Bring back the Civil Discourse

Over the summer, Colby switched from the General Announcements system to the ColbyNow system. While there are new and beneficial features of ColbyNow, this new system requires that people opt in to receiving Civil Discourse email updates, preventing campus-wide conversation. An opt-in system thus silences the discourse that we need to have to better our campus, and the College should change the default back to receiving the emails.

At the same time this switch made the Discourse less easily accessible, it added the positive feature of comments on specific posts, allowing people to comment immediately on Discourse posts instead of waiting for the next day’s email to go out to share their response. This new feature allows for more conversation on each topic. In a comment on the Discourse, Adrienne Carmack ’18 described it as a place for “genuine, civil public dissent.” Allowing comments on posts increases our ability to have conversations on the things people are “dissenting” to, which therefore betters our community.

Last year, people posted in the Discourse about things such as dorm damage, race, class, sexism, respect for others, violence, sexual assault, political correctness, and critiques and aspirations for how we can make the college a better and safer place for everyone. That means that, if only for a moment, the campus was talking about these issues. We need to talk about these things even though they tend to make us uncomfortable. These conversations are how we learn and grow as people.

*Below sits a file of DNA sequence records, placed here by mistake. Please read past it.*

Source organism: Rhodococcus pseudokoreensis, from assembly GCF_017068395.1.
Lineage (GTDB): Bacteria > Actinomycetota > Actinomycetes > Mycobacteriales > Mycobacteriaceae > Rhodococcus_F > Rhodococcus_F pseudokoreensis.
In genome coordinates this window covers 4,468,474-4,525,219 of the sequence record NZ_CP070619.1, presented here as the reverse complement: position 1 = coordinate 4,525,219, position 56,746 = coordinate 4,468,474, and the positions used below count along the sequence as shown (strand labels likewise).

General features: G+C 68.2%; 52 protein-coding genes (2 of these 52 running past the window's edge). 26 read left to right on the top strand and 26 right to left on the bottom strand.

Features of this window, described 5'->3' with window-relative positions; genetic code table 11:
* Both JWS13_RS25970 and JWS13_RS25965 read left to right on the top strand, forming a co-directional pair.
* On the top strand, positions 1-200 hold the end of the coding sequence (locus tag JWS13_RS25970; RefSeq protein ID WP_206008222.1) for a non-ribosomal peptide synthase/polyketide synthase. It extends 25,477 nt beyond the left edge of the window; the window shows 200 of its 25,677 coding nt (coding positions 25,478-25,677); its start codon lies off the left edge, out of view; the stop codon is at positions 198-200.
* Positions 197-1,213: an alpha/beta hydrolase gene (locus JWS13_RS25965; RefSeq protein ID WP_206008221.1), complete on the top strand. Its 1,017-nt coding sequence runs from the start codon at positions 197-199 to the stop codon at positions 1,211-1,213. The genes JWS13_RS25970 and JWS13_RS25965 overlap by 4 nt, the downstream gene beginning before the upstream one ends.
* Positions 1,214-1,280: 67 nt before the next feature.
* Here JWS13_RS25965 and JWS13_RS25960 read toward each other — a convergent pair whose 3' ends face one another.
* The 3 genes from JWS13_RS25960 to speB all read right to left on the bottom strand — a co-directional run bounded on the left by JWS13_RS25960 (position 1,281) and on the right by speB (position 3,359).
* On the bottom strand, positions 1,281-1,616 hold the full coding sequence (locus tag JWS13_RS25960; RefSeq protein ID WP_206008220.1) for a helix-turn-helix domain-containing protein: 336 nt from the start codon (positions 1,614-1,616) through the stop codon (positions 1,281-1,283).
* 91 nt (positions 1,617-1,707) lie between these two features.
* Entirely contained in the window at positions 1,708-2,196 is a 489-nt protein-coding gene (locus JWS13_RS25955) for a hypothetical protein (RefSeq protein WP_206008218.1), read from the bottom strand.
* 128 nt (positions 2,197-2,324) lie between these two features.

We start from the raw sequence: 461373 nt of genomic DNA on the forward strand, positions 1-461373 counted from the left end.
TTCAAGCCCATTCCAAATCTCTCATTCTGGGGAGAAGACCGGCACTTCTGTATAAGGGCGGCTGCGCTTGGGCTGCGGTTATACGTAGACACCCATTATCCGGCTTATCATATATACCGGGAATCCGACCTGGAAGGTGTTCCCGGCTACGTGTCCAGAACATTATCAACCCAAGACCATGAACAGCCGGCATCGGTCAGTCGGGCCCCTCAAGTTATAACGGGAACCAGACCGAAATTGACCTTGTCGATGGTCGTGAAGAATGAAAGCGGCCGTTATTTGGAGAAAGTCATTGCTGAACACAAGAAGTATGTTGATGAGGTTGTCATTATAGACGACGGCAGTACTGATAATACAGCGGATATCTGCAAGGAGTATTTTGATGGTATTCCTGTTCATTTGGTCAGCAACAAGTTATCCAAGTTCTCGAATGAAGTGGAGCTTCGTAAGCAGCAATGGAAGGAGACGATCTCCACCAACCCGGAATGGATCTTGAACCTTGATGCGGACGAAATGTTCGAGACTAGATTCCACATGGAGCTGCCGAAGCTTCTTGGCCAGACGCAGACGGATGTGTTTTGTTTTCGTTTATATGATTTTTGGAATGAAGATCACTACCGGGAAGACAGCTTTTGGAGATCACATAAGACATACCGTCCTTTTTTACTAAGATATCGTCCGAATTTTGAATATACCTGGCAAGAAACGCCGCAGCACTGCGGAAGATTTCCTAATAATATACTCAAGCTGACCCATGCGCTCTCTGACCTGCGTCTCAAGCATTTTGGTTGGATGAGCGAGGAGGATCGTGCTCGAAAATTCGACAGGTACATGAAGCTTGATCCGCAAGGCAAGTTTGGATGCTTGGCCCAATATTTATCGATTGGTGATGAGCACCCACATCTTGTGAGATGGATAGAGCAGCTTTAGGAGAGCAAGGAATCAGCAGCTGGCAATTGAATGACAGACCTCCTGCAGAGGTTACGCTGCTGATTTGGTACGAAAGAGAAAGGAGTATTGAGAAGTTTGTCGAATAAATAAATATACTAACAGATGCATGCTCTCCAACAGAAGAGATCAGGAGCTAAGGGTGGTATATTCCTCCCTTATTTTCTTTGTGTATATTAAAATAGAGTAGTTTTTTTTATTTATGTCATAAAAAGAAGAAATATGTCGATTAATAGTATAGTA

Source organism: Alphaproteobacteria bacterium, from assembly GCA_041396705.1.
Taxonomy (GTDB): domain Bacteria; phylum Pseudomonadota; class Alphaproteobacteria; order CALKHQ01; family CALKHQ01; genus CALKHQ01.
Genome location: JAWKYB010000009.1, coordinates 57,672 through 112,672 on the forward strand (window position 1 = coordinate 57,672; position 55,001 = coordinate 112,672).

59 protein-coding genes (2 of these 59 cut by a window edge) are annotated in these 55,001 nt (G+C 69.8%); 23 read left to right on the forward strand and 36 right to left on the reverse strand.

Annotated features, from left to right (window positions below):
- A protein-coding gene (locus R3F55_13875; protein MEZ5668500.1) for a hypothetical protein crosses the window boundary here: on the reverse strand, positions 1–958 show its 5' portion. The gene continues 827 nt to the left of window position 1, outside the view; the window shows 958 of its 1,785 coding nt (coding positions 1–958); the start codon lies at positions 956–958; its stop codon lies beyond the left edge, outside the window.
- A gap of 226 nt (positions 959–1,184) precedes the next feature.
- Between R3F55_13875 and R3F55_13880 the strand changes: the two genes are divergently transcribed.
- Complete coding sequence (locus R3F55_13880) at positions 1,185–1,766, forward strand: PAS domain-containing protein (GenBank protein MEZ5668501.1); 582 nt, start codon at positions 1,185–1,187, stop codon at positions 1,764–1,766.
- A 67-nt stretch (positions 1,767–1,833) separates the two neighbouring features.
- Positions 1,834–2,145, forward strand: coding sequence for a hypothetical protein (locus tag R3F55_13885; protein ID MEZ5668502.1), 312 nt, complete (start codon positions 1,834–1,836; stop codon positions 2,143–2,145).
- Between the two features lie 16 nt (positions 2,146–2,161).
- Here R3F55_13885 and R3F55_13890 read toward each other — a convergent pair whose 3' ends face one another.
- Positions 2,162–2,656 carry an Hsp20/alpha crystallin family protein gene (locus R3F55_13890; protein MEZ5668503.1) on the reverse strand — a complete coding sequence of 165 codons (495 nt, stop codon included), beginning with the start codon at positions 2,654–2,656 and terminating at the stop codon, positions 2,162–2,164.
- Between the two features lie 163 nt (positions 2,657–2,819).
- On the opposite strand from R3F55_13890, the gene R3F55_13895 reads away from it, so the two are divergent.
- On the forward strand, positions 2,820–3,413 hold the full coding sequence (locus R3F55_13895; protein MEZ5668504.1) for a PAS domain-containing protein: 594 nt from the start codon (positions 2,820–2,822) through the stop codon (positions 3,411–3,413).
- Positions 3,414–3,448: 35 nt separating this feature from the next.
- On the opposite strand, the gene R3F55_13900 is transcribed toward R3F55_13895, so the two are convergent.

Last spring, the Discourse became a site for controversy. While I may have fundamentally disagreed with some of the posts, I think that all of the opinions needed to be heard in order for us to more fully reflect on our culture. The Civil Discourse is a place where all voices can be heard. We can disagree with each other. We can learn new things. We can reaffirm our positions or change them. At every step of the way, this exchange of ideas makes us think.

There have only been two posts so far this year. Granted, a lack of posts is not inherently a problem–the platform exists for when people have things they need to say. But even though people may not post every day, we need this platform to be available to all for when things happen that need to be discussed. Making the Discourse harder to access makes it easier to avoid talking about challenging issues.

I fear that this new system has the same effect that we see time and time again in critical conversations about culture on this campus: the only people who will choose to opt in are the ones who are already involved and interested in talking about these things. Distributing the Discourse to all students involves people in discussions they may never encounter otherwise. This forum allows for people to share ideas between groups of people on this campus, which diversifies conversations and broadens horizons for all. Many people I have spoken to do not even know the Civil Discourse still exists. When I told a student we now have to opt in to receive emails, the student responded, “That defeats the point of the Civil Discourse.” Carmack, in her comment, agreed, saying, “ColbyNow has a lot of barriers that privilege the deliberate ignorance of much of this campus.”

In his October 2nd Civil Discourse post, Wilder Davies asked, “Is ColbyNow just a thinly veiled attempt to silence discourse on campus?” While I cannot say whether this was the college’s intention or not, I can say that the new system will have the disastrous effect of silencing discourse. The school should demonstrate their commitment to diversity, learning, and civil discourse by making sure everyone receives Civil Discourse email updates by default.

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